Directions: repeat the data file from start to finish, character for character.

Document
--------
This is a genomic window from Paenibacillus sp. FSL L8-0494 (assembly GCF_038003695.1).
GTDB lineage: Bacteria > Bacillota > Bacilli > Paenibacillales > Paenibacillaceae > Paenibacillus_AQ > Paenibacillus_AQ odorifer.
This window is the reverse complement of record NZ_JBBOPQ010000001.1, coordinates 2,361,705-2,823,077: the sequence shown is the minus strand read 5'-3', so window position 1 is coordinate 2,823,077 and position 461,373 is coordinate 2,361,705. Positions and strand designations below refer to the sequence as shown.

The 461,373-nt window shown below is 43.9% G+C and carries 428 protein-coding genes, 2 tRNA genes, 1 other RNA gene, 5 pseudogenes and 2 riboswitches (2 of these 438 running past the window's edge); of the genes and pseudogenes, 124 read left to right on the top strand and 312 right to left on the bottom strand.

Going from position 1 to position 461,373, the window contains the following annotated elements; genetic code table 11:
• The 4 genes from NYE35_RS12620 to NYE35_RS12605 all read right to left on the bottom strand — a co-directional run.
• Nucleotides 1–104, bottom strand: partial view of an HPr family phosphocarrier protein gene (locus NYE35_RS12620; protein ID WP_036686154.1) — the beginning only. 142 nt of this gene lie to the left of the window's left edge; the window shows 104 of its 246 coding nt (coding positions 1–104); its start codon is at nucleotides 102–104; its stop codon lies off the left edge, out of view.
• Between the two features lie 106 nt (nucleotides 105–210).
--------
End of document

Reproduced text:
This is a genomic window from Paenibacillus sp. FSL L8-0494 (assembly GCF_038003695.1).
GTDB lineage: Bacteria > Bacillota > Bacilli > Paenibacillales > Paenibacillaceae > Paenibacillus_AQ > Paenibacillus_AQ odorifer.
This window is the reverse complement of record NZ_JBBOPQ010000001.1, coordinates 2,361,705-2,823,077: the sequence shown is the minus strand read 5'-3', so window position 1 is coordinate 2,823,077 and position 461,373 is coordinate 2,361,705. Positions and strand designations below refer to the sequence as shown.

The 461,373-nt window shown below is 43.9% G+C and carries 428 protein-coding genes, 2 tRNA genes, 1 other RNA gene, 5 pseudogenes and 2 riboswitches (2 of these 438 running past the window's edge); of the genes and pseudogenes, 124 read left to right on the top strand and 312 right to left on the bottom strand.

Going from position 1 to position 461,373, the window contains the following annotated elements; genetic code table 11:
• The 4 genes from NYE35_RS12620 to NYE35_RS12605 all read right to left on the bottom strand — a co-directional run.
• Nucleotides 1–104, bottom strand: partial view of an HPr family phosphocarrier protein gene (locus NYE35_RS12620; protein ID WP_036686154.1) — the beginning only. 142 nt of this gene lie to the left of the window's left edge; the window shows 104 of its 246 coding nt (coding positions 1–104); its start codon is at nucleotides 102–104; its stop codon lies off the left edge, out of view.
• Between the two features lie 106 nt (nucleotides 105–210).